- Selipsky emphasized that Q — launched as a public preview — is strictly business, highlighting examples of how it could be used to help automate IT management tasks like migrating applications or generating business intelligence reports.
- One example: "With Amazon Q Code Transformation, a very small team of Amazon developers successfully upgraded 1,000 applications from Java 8 to Java 17 in just two days," Selipsky said. "This is months, if not years, of developer time saved."
- Rather than adding a generative AI assistant to basically every one of its services, which is how Microsoft is rolling out its AI tech, Q is the latest example of AWS's relatively focus on building complete end-user applications for its customers that span a variety of business needs.
It's been almost a year since OpenAI released the preview of ChatGPT right in the middle of re:Invent 2022, and AWS barely mentioned the concept of generative AI during that week. Obviously, this year has played out very differently, and this week's relentless focus on AI — with an entire AI-focused keynote from Swami Sivasubramanian still to come on Wednesday — shows how much the world changed.
- AWS has always poked fun at its enterprise tech rivals during re:Invent, but Selipsky took a sharper edge this year, taking shots at both Microsoft and Google in references to the OpenAI debacle (more on that in a bit) and Google Cloud's massive outage in France earlier this year.
- The company is used to setting the pace of enterprise tech, and while it is still the primary engine of that market it's clear that it might no longer enjoy that luxury.
- So while AWS has been locked into this post-Thanksgiving yearly product launch schedule for a very long time now, it might be time to reconsider the cadence of its product roadmap.
Open and shut?
One of the wildest weeks in recent tech history concluded over the holiday weekend with the return of OpenAI co-founder and CEO Sam Altman to his old job and the appointment of two new board members. While that seems to have been enough to quiet the employee revolt — and probably welcome by Microsoft executives who would have had to quickly spin up a separate AI research arm staffed by hundreds of expensive engineers — it's not clear that the dust has settled.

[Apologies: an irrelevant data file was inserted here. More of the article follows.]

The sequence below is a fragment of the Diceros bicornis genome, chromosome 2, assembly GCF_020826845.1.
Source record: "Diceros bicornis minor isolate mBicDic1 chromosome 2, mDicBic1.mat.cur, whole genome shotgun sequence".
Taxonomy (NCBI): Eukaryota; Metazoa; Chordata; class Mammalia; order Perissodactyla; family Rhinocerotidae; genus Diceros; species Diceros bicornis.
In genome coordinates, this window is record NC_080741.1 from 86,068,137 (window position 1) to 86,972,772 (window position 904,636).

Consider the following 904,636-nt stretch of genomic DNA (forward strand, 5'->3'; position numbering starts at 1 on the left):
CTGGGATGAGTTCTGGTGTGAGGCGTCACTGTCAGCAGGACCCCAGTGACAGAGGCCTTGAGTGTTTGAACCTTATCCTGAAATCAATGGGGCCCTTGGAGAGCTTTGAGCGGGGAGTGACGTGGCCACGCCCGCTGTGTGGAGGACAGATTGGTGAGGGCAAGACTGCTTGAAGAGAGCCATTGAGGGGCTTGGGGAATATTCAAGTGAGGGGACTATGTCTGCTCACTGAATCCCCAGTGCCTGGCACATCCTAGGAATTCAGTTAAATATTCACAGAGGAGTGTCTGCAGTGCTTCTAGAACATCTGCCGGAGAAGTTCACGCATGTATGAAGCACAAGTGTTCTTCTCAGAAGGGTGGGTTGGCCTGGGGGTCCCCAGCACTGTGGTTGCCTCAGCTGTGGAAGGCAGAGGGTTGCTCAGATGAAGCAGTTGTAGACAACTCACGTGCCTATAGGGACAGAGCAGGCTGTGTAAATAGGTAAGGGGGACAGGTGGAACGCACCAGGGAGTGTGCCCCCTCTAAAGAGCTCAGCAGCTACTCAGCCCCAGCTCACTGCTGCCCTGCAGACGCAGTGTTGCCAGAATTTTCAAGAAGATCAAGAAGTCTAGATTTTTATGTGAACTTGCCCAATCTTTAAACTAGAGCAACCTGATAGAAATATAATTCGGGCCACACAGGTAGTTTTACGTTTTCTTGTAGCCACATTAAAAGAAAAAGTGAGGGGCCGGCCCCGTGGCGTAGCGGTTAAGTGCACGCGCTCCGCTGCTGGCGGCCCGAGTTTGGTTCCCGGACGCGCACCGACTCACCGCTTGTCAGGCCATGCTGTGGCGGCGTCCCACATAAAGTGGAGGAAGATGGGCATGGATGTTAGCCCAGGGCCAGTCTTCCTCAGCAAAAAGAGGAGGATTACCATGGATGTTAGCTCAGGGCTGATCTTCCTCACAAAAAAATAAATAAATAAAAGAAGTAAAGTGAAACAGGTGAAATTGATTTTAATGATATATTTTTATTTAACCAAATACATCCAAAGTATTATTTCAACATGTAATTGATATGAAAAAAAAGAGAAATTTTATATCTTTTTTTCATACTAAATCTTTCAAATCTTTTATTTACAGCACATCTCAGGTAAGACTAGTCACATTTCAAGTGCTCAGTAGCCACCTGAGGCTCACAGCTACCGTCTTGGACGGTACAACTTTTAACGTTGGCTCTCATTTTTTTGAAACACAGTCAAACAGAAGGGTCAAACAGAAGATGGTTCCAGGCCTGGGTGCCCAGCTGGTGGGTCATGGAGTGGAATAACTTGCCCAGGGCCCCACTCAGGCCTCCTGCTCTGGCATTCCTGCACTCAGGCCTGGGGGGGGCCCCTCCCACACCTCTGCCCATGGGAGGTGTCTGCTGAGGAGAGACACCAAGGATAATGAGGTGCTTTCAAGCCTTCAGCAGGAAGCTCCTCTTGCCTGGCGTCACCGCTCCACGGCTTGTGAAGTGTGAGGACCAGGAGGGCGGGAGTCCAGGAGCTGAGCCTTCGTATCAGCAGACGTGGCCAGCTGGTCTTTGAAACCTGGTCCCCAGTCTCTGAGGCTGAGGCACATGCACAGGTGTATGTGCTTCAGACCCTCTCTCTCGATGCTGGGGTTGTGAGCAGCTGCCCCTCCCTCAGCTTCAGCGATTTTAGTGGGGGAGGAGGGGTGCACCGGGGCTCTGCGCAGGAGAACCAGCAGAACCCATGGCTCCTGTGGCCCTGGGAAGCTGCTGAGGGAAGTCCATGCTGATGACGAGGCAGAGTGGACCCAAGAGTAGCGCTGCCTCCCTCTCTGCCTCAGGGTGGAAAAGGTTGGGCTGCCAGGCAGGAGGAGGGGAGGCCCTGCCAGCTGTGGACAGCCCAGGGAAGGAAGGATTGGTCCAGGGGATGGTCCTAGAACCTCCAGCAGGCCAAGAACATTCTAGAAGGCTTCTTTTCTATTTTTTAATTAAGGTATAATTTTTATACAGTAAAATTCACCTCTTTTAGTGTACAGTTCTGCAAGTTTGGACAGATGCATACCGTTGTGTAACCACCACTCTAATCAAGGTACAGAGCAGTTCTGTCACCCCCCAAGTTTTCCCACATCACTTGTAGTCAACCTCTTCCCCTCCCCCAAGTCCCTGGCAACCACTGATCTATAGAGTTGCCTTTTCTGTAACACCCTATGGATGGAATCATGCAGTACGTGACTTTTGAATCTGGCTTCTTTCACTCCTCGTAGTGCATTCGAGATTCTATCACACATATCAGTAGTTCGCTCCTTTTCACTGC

For one thing, Altman and comrade Greg Brockman, who will remain president of OpenAI, no longer have a seat on the board of the directors. Neither does Microsoft, although it's probably safe to assume it prefers dealing with Bret Taylor and Larry Summers rather than the group that put its $13-billion investment in OpenAI in jeopardy.
Microsoft retains access to OpenAI's technology, but still doesn't have the direct input that a major investor in almost any other startup would have over the direction of the company. And the new board plans to conduct some sort of investigation into whatever the hell just happened, which even if conducted with the lightest of touches could hang over the company for months to come.
Pika landed $55 million in seed funding and launched its video editing and creation tool based on generative AI technology.
The Runtime roundup
Police arrested five members of a ransomware gang operating out of Ukraine after an international investigation into attacks that resulted in "losses exceeding several hundred million euros."
Google's geothermal project in the Nevada desert is up and running, helping to produce power for two data centers in the region.
Vertiv now offers customers the option of using mass timber when building prefab data centers, which could have less of an impact on the environment than producing steel for those buildings.
Thanks for reading — see you Thursday!